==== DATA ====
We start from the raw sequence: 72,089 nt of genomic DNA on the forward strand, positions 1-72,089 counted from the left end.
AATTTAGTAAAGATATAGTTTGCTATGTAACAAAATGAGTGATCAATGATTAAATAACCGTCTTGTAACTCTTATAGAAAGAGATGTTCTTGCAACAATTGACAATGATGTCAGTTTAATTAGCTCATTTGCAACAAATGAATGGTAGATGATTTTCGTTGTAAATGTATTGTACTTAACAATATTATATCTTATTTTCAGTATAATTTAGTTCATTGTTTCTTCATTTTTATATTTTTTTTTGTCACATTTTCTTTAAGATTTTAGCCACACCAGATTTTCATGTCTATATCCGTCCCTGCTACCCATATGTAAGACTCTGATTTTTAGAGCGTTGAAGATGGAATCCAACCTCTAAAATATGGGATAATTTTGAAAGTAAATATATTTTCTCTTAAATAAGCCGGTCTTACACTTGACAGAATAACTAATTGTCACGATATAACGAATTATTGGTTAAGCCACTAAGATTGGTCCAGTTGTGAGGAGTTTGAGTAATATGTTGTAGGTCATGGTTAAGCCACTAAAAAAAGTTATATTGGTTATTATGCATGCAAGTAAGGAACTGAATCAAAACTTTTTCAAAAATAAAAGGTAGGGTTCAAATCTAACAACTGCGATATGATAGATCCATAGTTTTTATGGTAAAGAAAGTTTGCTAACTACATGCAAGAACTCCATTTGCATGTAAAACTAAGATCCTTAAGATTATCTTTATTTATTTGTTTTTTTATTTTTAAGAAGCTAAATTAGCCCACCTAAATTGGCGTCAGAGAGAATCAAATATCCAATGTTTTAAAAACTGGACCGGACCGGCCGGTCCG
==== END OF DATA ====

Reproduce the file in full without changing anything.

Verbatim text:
We start from the raw sequence: 72,089 nt of genomic DNA on the forward strand, positions 1-72,089 counted from the left end.
AATTTAGTAAAGATATAGTTTGCTATGTAACAAAATGAGTGATCAATGATTAAATAACCGTCTTGTAACTCTTATAGAAAGAGATGTTCTTGCAACAATTGACAATGATGTCAGTTTAATTAGCTCATTTGCAACAAATGAATGGTAGATGATTTTCGTTGTAAATGTATTGTACTTAACAATATTATATCTTATTTTCAGTATAATTTAGTTCATTGTTTCTTCATTTTTATATTTTTTTTTGTCACATTTTCTTTAAGATTTTAGCCACACCAGATTTTCATGTCTATATCCGTCCCTGCTACCCATATGTAAGACTCTGATTTTTAGAGCGTTGAAGATGGAATCCAACCTCTAAAATATGGGATAATTTTGAAAGTAAATATATTTTCTCTTAAATAAGCCGGTCTTACACTTGACAGAATAACTAATTGTCACGATATAACGAATTATTGGTTAAGCCACTAAGATTGGTCCAGTTGTGAGGAGTTTGAGTAATATGTTGTAGGTCATGGTTAAGCCACTAAAAAAAGTTATATTGGTTATTATGCATGCAAGTAAGGAACTGAATCAAAACTTTTTCAAAAATAAAAGGTAGGGTTCAAATCTAACAACTGCGATATGATAGATCCATAGTTTTTATGGTAAAGAAAGTTTGCTAACTACATGCAAGAACTCCATTTGCATGTAAAACTAAGATCCTTAAGATTATCTTTATTTATTTGTTTTTTTATTTTTAAGAAGCTAAATTAGCCCACCTAAATTGGCGTCAGAGAGAATCAAATATCCAATGTTTTAAAAACTGGACCGGACCGGCCGGTCCG